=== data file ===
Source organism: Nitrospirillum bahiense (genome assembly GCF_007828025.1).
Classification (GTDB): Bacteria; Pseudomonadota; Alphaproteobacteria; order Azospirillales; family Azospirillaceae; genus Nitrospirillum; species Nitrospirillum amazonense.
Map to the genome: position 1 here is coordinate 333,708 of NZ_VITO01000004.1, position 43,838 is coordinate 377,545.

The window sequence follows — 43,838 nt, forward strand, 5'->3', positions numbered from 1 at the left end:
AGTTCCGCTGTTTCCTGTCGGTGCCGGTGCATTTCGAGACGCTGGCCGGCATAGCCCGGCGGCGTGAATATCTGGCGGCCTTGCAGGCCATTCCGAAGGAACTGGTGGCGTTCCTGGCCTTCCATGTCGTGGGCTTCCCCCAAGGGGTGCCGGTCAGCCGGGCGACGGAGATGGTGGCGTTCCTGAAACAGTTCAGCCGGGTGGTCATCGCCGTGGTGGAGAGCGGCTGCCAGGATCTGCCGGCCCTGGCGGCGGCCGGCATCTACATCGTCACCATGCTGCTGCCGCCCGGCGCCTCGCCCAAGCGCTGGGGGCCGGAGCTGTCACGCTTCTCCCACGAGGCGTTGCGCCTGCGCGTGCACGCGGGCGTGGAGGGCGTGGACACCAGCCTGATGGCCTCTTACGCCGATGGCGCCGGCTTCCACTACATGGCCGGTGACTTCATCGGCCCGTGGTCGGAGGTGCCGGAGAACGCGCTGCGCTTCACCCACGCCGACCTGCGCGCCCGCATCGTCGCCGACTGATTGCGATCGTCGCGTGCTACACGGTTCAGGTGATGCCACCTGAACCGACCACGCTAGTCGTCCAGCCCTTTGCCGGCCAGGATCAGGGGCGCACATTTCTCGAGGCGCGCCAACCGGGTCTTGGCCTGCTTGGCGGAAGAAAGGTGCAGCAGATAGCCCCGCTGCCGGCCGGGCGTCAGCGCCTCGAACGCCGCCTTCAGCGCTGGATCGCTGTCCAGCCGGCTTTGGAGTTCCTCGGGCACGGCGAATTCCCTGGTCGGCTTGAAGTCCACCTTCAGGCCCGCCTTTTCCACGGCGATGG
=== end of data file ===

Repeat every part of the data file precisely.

Source organism: Nitrospirillum bahiense (genome assembly GCF_007828025.1).
Classification (GTDB): Bacteria; Pseudomonadota; Alphaproteobacteria; order Azospirillales; family Azospirillaceae; genus Nitrospirillum; species Nitrospirillum amazonense.
Map to the genome: position 1 here is coordinate 333,708 of NZ_VITO01000004.1, position 43,838 is coordinate 377,545.

The window sequence follows — 43,838 nt, forward strand, 5'->3', positions numbered from 1 at the left end:
AGTTCCGCTGTTTCCTGTCGGTGCCGGTGCATTTCGAGACGCTGGCCGGCATAGCCCGGCGGCGTGAATATCTGGCGGCCTTGCAGGCCATTCCGAAGGAACTGGTGGCGTTCCTGGCCTTCCATGTCGTGGGCTTCCCCCAAGGGGTGCCGGTCAGCCGGGCGACGGAGATGGTGGCGTTCCTGAAACAGTTCAGCCGGGTGGTCATCGCCGTGGTGGAGAGCGGCTGCCAGGATCTGCCGGCCCTGGCGGCGGCCGGCATCTACATCGTCACCATGCTGCTGCCGCCCGGCGCCTCGCCCAAGCGCTGGGGGCCGGAGCTGTCACGCTTCTCCCACGAGGCGTTGCGCCTGCGCGTGCACGCGGGCGTGGAGGGCGTGGACACCAGCCTGATGGCCTCTTACGCCGATGGCGCCGGCTTCCACTACATGGCCGGTGACTTCATCGGCCCGTGGTCGGAGGTGCCGGAGAACGCGCTGCGCTTCACCCACGCCGACCTGCGCGCCCGCATCGTCGCCGACTGATTGCGATCGTCGCGTGCTACACGGTTCAGGTGATGCCACCTGAACCGACCACGCTAGTCGTCCAGCCCTTTGCCGGCCAGGATCAGGGGCGCACATTTCTCGAGGCGCGCCAACCGGGTCTTGGCCTGCTTGGCGGAAGAAAGGTGCAGCAGATAGCCCCGCTGCCGGCCGGGCGTCAGCGCCTCGAACGCCGCCTTCAGCGCTGGATCGCTGTCCAGCCGGCTTTGGAGTTCCTCGGGCACGGCGAATTCCCTGGTCGGCTTGAAGTCCACCTTCAGGCCCGCCTTTTCCACGGCGATGG